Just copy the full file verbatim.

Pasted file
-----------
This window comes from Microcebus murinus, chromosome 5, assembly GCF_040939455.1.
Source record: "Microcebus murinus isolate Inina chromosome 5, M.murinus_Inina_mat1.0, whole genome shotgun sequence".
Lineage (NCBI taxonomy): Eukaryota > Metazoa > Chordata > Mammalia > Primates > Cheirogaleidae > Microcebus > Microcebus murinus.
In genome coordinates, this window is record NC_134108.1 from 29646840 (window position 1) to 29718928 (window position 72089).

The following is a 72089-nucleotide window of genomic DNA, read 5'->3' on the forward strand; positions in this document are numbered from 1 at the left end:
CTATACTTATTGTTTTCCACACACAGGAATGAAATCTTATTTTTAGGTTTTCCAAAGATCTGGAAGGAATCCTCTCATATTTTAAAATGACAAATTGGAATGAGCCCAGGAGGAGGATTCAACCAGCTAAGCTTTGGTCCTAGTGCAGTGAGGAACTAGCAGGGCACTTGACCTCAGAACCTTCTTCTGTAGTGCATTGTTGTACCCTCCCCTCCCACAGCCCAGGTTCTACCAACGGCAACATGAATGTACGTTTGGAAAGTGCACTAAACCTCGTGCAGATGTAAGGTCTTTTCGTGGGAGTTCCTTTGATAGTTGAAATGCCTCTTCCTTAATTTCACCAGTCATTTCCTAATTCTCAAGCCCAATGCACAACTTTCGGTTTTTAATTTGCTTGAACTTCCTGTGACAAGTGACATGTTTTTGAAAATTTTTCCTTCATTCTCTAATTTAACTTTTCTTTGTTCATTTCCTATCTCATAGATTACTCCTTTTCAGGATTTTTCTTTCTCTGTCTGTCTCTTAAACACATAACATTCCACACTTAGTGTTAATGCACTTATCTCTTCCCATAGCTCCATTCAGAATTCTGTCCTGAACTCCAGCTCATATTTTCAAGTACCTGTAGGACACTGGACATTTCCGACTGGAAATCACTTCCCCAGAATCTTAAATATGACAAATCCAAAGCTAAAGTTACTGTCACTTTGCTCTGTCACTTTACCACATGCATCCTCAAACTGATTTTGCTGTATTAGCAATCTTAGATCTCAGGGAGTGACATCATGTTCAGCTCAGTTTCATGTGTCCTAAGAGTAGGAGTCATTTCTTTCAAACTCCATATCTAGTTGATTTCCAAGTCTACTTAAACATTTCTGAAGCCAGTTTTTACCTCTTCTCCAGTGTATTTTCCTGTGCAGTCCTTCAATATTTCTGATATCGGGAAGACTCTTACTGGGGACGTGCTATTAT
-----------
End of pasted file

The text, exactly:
This window comes from Microcebus murinus, chromosome 5, assembly GCF_040939455.1.
Source record: "Microcebus murinus isolate Inina chromosome 5, M.murinus_Inina_mat1.0, whole genome shotgun sequence".
Lineage (NCBI taxonomy): Eukaryota > Metazoa > Chordata > Mammalia > Primates > Cheirogaleidae > Microcebus > Microcebus murinus.
In genome coordinates, this window is record NC_134108.1 from 29646840 (window position 1) to 29718928 (window position 72089).

The following is a 72089-nucleotide window of genomic DNA, read 5'->3' on the forward strand; positions in this document are numbered from 1 at the left end:
CTATACTTATTGTTTTCCACACACAGGAATGAAATCTTATTTTTAGGTTTTCCAAAGATCTGGAAGGAATCCTCTCATATTTTAAAATGACAAATTGGAATGAGCCCAGGAGGAGGATTCAACCAGCTAAGCTTTGGTCCTAGTGCAGTGAGGAACTAGCAGGGCACTTGACCTCAGAACCTTCTTCTGTAGTGCATTGTTGTACCCTCCCCTCCCACAGCCCAGGTTCTACCAACGGCAACATGAATGTACGTTTGGAAAGTGCACTAAACCTCGTGCAGATGTAAGGTCTTTTCGTGGGAGTTCCTTTGATAGTTGAAATGCCTCTTCCTTAATTTCACCAGTCATTTCCTAATTCTCAAGCCCAATGCACAACTTTCGGTTTTTAATTTGCTTGAACTTCCTGTGACAAGTGACATGTTTTTGAAAATTTTTCCTTCATTCTCTAATTTAACTTTTCTTTGTTCATTTCCTATCTCATAGATTACTCCTTTTCAGGATTTTTCTTTCTCTGTCTGTCTCTTAAACACATAACATTCCACACTTAGTGTTAATGCACTTATCTCTTCCCATAGCTCCATTCAGAATTCTGTCCTGAACTCCAGCTCATATTTTCAAGTACCTGTAGGACACTGGACATTTCCGACTGGAAATCACTTCCCCAGAATCTTAAATATGACAAATCCAAAGCTAAAGTTACTGTCACTTTGCTCTGTCACTTTACCACATGCATCCTCAAACTGATTTTGCTGTATTAGCAATCTTAGATCTCAGGGAGTGACATCATGTTCAGCTCAGTTTCATGTGTCCTAAGAGTAGGAGTCATTTCTTTCAAACTCCATATCTAGTTGATTTCCAAGTCTACTTAAACATTTCTGAAGCCAGTTTTTACCTCTTCTCCAGTGTATTTTCCTGTGCAGTCCTTCAATATTTCTGATATCGGGAAGACTCTTACTGGGGACGTGCTATTAT